Tuesday, September 12, 2017

Wizards Die By Stages

You will never achieve the greatness which your talent merits.  Lack of ability is the smallest of the obstacles you face.  Of greater importance are the number of hours in the day and the number of years in a life.  You will spend a third of your life asleep and most of eternity rotting in a pine box.  Your ability to shape the world is determined primarily by your ability to enlist other people as a force multiplier in pursuit of your goals.

In recruiting others, you have two primary options:  force and persuasion.  You can make people DO what you want, or you can make people WANT what you want.  The third method of enlisting others—economic contract—is essentially a combination of the two; you persuade the other party to engage you economically, and entry into the contract enables you to stake a legally enforceable claim to their labor.

Almost every historical figure of importance has been exceptionally skilled at either persuasion, or compulsion, or both.  My life has been spent teaching teenagers to argue, so the persuasion/compulsion dilemma is central to my thinking, and informs a great deal of what I write.

Magic is the great literary work-around where the persuasion/compulsion dilemma is concerned.  Magic radically empowers the individual to pursue his or her goals without help.  I suspect that’s why we’re so enamored of it as readers—we long for that kind of independence, for the ability to reshape reality without having to be bothered with what other people think.  Magic is a free lunch.  It offers us something for nothing.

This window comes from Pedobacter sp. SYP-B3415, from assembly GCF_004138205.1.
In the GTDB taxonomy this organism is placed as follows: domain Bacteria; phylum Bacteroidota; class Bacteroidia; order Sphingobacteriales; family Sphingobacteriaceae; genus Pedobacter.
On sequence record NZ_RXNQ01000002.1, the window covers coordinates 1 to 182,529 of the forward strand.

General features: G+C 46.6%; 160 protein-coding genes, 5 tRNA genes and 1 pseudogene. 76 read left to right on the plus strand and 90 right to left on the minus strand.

“Wizards Die By Stages,” currently available to readers at NewMyths.com, is an attempt to turn this literary trope on its head.  The story envisions a world in which even magic obeys the central rules of economic interaction—a world in which magic is derived from the labor of intangible, sentient entities, and in which their labor is compelled.

In most economic systems, those riding high on the hog have no real incentive to question the nature of the system from which they benefit, and I see no reason to imagine that magicians would be any different.  It goes without saying, of course, that those who point to the oppression inherent in such systems run into resistance from entrenched interests.  But it only takes one persuasive voice to change the world.  And while compulsion may be the easiest, most cost-free way to control others, persuasion can prove more enduring...

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